A major issue is what happens once the climate control system design has been ‘finalised’. Changes to the design and equipment selection can often be made as a result of value engineering exercises and assumptions made by other project team members based on previous experience. While this may not directly lead to oversizing, it can have a detrimental effect on performance and efficiency.
It is in a client’s best interest, therefore, to involve the system designer throughout the project. Ideally the design will remain unaltered but, if it does change, the designer (with support from the manufacturer) should have the chance to input into the process to reduce the risk of poor performance.
One way to mitigate this risk is to choose a system that offers some flexibility. For example, a VRV system is modular, so equipment can be tailored to suit a building’s needs, allowing designs to be altered and the impact of changes to be calculated and addressed more easily.
Installing as designed
The system designer should also supervise installation and commissioning to minimise any deviation from the original design as this can affect performance and efficiency.
Furthermore, systems should only be installed by a manufacturer-approved contractor, which should also have experience of similar installations. Retaining the company to carry out maintenance is also advisable: its intimate knowledge of the system and the building will enable it to deal with issues far quicker and easier, minimising performance issues.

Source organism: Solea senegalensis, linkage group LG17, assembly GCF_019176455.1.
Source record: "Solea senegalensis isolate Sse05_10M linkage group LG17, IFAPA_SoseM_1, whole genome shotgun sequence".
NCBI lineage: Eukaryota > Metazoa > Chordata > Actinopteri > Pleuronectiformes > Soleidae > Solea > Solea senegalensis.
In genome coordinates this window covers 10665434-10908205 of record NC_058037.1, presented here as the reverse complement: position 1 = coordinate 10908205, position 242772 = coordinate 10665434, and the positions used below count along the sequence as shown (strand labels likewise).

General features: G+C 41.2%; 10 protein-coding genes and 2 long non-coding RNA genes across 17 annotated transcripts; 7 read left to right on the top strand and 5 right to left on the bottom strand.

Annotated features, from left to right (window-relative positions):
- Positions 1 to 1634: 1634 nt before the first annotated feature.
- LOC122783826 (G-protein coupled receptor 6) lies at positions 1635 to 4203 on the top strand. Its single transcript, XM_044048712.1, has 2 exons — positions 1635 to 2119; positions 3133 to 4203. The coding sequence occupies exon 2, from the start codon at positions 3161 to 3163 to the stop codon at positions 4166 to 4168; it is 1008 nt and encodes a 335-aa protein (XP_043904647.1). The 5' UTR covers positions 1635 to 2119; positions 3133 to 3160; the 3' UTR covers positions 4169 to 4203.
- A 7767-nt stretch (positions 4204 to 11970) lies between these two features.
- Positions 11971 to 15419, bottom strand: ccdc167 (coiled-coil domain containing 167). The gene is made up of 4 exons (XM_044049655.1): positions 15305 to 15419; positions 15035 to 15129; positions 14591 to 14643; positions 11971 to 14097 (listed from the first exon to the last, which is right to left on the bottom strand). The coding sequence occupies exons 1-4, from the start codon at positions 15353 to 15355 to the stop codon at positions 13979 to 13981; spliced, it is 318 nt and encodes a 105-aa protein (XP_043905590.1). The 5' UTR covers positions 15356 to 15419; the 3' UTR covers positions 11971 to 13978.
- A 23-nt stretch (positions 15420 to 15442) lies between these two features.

Some manufacturers offer remote monitoring, fault identification and diagnosis services for their climate control systems. This will not only give early warning of any problems but also provide invaluable information to help improve building energy performance. The monitoring can show actual demand within the building on anything from an hourly to seasonal basis.
There are a number of ways to deal with oversizing of an already-installed system. One is to reduce system capacity, to better match building load with its most efficient performance point. This can be achieved by downsizing or taking units out of use. The modularity of VRV systems is a big benefit, as it makes either approach feasible and should be easier, more cost effective and less disruptive than making changes to other systems.
Increasing the evaporating temperature will also make the system more efficient as it will reduce capacity and allow the system to work closer to compressor’s optimum efficiency. Evaporating temperatures can usually be raised based on in-use performance via a ‘high sensible’ setting.
Furthermore, selecting a system that can vary the evaporating temperatures automatically in response to the load, required capacity and weather conditions will provide greater levels of efficiency. For example, Daikin’s Variable Refrigerant Temperature (VRT) technology can improve seasonal efficiency significantly, in some cases by up to 28%.